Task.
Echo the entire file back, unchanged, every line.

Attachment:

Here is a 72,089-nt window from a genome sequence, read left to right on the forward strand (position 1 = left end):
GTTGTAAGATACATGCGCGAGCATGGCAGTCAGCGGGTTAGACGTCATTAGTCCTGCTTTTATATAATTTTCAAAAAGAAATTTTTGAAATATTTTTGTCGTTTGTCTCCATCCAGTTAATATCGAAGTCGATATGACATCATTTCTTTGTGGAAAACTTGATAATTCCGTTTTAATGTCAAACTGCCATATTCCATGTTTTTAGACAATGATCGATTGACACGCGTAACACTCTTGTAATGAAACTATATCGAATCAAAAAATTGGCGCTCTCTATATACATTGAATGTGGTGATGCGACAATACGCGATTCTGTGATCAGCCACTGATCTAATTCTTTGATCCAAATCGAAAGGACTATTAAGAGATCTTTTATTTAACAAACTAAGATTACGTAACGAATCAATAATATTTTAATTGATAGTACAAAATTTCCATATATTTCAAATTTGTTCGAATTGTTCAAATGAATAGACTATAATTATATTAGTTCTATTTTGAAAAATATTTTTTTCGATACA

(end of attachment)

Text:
Here is a 72,089-nt window from a genome sequence, read left to right on the forward strand (position 1 = left end):
GTTGTAAGATACATGCGCGAGCATGGCAGTCAGCGGGTTAGACGTCATTAGTCCTGCTTTTATATAATTTTCAAAAAGAAATTTTTGAAATATTTTTGTCGTTTGTCTCCATCCAGTTAATATCGAAGTCGATATGACATCATTTCTTTGTGGAAAACTTGATAATTCCGTTTTAATGTCAAACTGCCATATTCCATGTTTTTAGACAATGATCGATTGACACGCGTAACACTCTTGTAATGAAACTATATCGAATCAAAAAATTGGCGCTCTCTATATACATTGAATGTGGTGATGCGACAATACGCGATTCTGTGATCAGCCACTGATCTAATTCTTTGATCCAAATCGAAAGGACTATTAAGAGATCTTTTATTTAACAAACTAAGATTACGTAACGAATCAATAATATTTTAATTGATAGTACAAAATTTCCATATATTTCAAATTTGTTCGAATTGTTCAAATGAATAGACTATAATTATATTAGTTCTATTTTGAAAAATATTTTTTTCGATACA